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Chicken Little report: Sat-nav dependency spells DISASTER!

Quango pushes 1940s tech as backup for GPS

The Power of One Infographic

How on earth did sailors ever manage without GPS and AIS*? We used to use this amazing thing called radar

Quite frankly in coastal situations it will not be eLORAN that saves a ship when GPS goes out – it will be radar and the Mark I eyeball, both essential anyway to avoid the large numbers of smaller vessels and other hazards which carry no AIS transponders and are not marked on charts. Radar will also keep you off the mud if you can navigate at all.

Nonetheless the RAE report's authors write:

At sea in fog or at night, jamming could cause collisions between ships or with obstructions ...

That's perilously close to being movie-plot stuff. We contacted Richard Ploszek at the RAE, who helped write the report, to see what he had to say.

"The emphasis is on could," he told the Reg. "We feel that safety margins are being eroded."

Radar and basic seamanship will get you in and out of harbour, too, in any visibility conditions short of freakish. Sure, plenty of ordinary longhaul bridge officers – and even some captains and/or specialist navigating officers, both merchant and naval – would struggle, especially in really thick fog, but they don't normally take their ships in and out of unfamiliar ports: expert local harbour pilots do, and they won't have any trouble without GPS.

Fully automated berthing (where you might not get the chance to call in a pilot if the system failed) calls for an extremely manoeuvrable ship, most likely fitted with bow thrusters and/or omnidirectional Voith-Schneider thruster propulsion. A captain who can't get something like that alongside the jetty safely without help from automated positioning, fog or no fog, shouldn't be in his job.

Far out at sea where you can't use radar to navigate, it takes long enough to get anywhere that you can simply run on dead-reckoning and wait for GPS to come back on – or get out your trusty sextant once the weather is clear enough as people used to do, and as all sea officers are still trained to do. Don't bother turning on the eLORAN, though, not far out at sea. It doesn't reach there.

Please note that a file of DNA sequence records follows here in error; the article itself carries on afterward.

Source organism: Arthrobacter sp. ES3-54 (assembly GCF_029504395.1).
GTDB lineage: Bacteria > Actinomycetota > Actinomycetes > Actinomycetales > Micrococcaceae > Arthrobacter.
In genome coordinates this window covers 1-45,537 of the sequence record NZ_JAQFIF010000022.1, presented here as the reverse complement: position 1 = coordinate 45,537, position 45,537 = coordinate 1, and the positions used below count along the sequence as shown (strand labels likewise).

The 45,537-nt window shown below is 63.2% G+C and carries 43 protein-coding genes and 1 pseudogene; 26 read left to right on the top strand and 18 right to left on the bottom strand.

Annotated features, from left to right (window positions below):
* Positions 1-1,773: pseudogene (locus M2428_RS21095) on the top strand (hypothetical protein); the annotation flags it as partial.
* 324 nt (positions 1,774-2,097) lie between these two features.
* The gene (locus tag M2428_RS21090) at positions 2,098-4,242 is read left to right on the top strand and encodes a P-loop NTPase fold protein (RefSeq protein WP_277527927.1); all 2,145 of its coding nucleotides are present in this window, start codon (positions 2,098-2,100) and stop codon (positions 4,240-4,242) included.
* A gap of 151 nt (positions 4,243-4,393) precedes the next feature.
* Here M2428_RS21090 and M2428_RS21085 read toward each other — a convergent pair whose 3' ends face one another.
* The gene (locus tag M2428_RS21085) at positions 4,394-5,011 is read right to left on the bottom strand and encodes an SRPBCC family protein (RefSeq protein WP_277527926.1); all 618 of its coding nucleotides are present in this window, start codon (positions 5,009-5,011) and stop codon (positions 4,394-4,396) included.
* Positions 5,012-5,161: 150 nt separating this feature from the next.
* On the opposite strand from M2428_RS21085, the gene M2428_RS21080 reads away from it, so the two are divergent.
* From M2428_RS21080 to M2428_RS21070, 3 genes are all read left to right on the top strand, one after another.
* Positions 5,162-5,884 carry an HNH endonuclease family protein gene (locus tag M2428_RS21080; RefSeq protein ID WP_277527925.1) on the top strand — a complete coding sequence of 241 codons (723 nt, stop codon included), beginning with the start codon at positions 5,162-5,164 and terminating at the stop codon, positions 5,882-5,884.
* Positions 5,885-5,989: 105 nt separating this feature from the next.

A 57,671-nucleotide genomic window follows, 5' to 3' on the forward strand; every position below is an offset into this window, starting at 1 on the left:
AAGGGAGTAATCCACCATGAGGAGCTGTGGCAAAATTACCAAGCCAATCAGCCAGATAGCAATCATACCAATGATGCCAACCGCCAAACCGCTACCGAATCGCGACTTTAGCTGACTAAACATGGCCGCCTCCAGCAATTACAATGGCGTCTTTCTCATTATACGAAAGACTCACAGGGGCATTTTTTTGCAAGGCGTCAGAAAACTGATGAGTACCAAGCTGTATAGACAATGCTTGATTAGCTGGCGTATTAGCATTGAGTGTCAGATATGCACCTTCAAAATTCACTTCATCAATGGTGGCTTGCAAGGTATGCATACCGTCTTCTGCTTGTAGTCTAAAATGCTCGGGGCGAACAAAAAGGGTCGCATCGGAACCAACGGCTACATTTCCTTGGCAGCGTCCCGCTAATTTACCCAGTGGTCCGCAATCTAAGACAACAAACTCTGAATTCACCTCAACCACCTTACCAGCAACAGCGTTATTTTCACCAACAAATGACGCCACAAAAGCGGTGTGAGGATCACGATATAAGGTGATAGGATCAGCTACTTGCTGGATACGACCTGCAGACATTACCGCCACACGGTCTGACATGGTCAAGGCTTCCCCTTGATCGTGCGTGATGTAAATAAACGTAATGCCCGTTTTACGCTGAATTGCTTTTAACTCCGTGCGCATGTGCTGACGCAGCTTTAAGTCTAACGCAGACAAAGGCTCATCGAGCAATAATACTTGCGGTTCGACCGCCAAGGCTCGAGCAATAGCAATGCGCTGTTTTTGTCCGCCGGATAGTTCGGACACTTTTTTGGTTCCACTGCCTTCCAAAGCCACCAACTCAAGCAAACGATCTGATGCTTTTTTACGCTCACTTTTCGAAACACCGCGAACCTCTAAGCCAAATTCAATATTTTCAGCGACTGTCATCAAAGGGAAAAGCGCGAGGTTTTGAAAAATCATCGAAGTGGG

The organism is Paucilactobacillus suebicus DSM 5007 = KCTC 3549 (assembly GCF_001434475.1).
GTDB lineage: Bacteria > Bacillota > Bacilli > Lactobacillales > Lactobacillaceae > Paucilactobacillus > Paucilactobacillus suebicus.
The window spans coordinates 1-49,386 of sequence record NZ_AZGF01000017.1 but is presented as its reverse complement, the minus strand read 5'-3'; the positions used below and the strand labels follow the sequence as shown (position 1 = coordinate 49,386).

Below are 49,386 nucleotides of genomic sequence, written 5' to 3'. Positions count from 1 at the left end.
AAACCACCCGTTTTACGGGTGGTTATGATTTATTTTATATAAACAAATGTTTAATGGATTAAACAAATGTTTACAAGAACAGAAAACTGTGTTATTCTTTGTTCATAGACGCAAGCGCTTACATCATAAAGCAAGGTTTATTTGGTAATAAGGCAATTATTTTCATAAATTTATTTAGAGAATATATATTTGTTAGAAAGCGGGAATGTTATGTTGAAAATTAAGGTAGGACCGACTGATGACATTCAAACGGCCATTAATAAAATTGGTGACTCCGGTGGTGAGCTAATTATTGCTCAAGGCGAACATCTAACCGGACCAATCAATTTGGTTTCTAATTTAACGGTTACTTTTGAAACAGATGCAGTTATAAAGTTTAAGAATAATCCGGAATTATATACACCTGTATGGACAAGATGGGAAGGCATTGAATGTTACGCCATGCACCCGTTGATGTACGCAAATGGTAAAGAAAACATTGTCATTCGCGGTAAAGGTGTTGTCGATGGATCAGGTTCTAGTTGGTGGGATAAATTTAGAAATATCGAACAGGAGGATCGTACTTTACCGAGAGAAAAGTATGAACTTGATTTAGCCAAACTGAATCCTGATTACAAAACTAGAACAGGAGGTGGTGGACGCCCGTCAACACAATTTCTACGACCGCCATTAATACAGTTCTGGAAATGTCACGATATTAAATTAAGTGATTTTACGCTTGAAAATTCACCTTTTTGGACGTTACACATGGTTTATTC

As for non-maritime uses for eLORAN, it just isn't accurate enough - certainly not without loads of differential assistance stations all over the place, and not even then for metre-accuracy applications of the future. It might serve as a means of detecting a gross error in a satnav position, but in most cases you could do this much more easily using the local cell tower network as a cross-check. A large number of GPS-enabled devices already include mobile comms (or are mobile comms) and this will only increase. Basic cell location based on a single tower is inaccurate – often as inaccurate as LORAN, in fact – but you can do a lot better by triangulation using several cells rather than just one, and plenty of work has already been done in this field.

Still though, there is the matter of timing. Those local cell towers are often dependent on GPS time signals to stay in sync, remember.

Well, sort of. There is actually a government-supplied free backup time signal already: the "MSF" (nobody really knows what this stands for) radio station which has long been run by the National Physical Laboratory, now co-located with the new UK LORAN transmitter at Anthorn. So in fact nobody needs to be dependent on GPS for accurate radio time signals.

The RAE's Ploszek suggested to the Reg that the MSF signal isn't good enough to stand in for GPS, saying "at 60Hz, I'd suspect that it isn't going to offer enough precision".

But the GLAs - who would surely tell us if MSF is no good - write in The Case for eLORAN:

MSF is used by many industries to back up GPS as the primary means of timing. Users include telecommunications networks ... The need for the MSF will be reviewed in 2010, at which time a decision will be taken on its possible replacement by LORAN in 2017. There is a window of opportunity to have eLORAN take over the provision of timing signals from the MSF.

In any case, cutoff of timing signals is hardly an occasion to panic that the mobile data network or other important digital comms will come crashing down. The GLAs also admit that cell towers will keep on working for days before loss of timing signals will cause them to fail. Local jamming or interference would have to go on for days at a time before having any effect on comms. Certainly, as the GLAs say, "a long-term catastrophic loss of the core GPS constellation" would have severe effects, but not a total wipeout - if the GLAs are to be believed, at least some of our comms network can switch to MSF backup for timing.

Then, it seems quite plausible that soon enough highly accurate clocks will be easy to install, so largely removing the whole timing issue:

Chip Scale Atomic Clocks [CSAC] are just emerging from the R&D labs with first commercial deliveries recently announced ... This represents a clear paradigm shift in technological innovation and this is a technology to watch since it promises an ability to withstand outages for many months.

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